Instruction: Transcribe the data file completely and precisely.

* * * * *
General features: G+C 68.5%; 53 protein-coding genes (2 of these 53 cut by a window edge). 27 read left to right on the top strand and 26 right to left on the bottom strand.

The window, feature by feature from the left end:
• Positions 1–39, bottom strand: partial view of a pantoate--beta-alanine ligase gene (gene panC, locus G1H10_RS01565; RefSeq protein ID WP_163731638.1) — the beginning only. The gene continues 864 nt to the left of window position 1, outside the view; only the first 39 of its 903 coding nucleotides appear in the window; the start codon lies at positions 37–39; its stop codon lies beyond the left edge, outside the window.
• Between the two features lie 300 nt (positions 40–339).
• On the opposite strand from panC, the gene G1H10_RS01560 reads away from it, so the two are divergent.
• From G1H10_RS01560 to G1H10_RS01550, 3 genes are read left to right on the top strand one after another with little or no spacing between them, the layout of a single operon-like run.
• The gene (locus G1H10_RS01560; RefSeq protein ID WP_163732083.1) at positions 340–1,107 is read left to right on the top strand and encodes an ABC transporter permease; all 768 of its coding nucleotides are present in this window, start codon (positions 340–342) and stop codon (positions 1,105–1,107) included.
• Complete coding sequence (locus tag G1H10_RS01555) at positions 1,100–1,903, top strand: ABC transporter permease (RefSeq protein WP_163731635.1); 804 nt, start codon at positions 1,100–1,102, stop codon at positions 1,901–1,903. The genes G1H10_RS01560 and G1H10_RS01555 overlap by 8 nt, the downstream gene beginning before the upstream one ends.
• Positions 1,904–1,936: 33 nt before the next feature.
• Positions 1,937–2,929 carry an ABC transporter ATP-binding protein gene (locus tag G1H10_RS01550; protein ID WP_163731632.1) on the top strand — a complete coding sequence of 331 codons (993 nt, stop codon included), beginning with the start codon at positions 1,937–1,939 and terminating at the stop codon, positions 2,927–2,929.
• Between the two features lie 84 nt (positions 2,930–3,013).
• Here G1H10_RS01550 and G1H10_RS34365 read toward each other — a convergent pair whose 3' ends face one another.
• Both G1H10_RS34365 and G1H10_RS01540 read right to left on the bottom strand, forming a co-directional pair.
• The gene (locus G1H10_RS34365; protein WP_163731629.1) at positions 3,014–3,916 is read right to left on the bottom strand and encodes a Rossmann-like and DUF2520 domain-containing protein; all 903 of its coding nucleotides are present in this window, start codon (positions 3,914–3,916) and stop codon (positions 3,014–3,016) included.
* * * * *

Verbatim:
General features: G+C 68.5%; 53 protein-coding genes (2 of these 53 cut by a window edge). 27 read left to right on the top strand and 26 right to left on the bottom strand.

The window, feature by feature from the left end:
• Positions 1–39, bottom strand: partial view of a pantoate--beta-alanine ligase gene (gene panC, locus G1H10_RS01565; RefSeq protein ID WP_163731638.1) — the beginning only. The gene continues 864 nt to the left of window position 1, outside the view; only the first 39 of its 903 coding nucleotides appear in the window; the start codon lies at positions 37–39; its stop codon lies beyond the left edge, outside the window.
• Between the two features lie 300 nt (positions 40–339).
• On the opposite strand from panC, the gene G1H10_RS01560 reads away from it, so the two are divergent.
• From G1H10_RS01560 to G1H10_RS01550, 3 genes are read left to right on the top strand one after another with little or no spacing between them, the layout of a single operon-like run.
• The gene (locus G1H10_RS01560; RefSeq protein ID WP_163732083.1) at positions 340–1,107 is read left to right on the top strand and encodes an ABC transporter permease; all 768 of its coding nucleotides are present in this window, start codon (positions 340–342) and stop codon (positions 1,105–1,107) included.
• Complete coding sequence (locus tag G1H10_RS01555) at positions 1,100–1,903, top strand: ABC transporter permease (RefSeq protein WP_163731635.1); 804 nt, start codon at positions 1,100–1,102, stop codon at positions 1,901–1,903. The genes G1H10_RS01560 and G1H10_RS01555 overlap by 8 nt, the downstream gene beginning before the upstream one ends.
• Positions 1,904–1,936: 33 nt before the next feature.
• Positions 1,937–2,929 carry an ABC transporter ATP-binding protein gene (locus tag G1H10_RS01550; protein ID WP_163731632.1) on the top strand — a complete coding sequence of 331 codons (993 nt, stop codon included), beginning with the start codon at positions 1,937–1,939 and terminating at the stop codon, positions 2,927–2,929.
• Between the two features lie 84 nt (positions 2,930–3,013).
• Here G1H10_RS01550 and G1H10_RS34365 read toward each other — a convergent pair whose 3' ends face one another.
• Both G1H10_RS34365 and G1H10_RS01540 read right to left on the bottom strand, forming a co-directional pair.
• The gene (locus G1H10_RS34365; protein WP_163731629.1) at positions 3,014–3,916 is read right to left on the bottom strand and encodes a Rossmann-like and DUF2520 domain-containing protein; all 903 of its coding nucleotides are present in this window, start codon (positions 3,914–3,916) and stop codon (positions 3,014–3,016) included.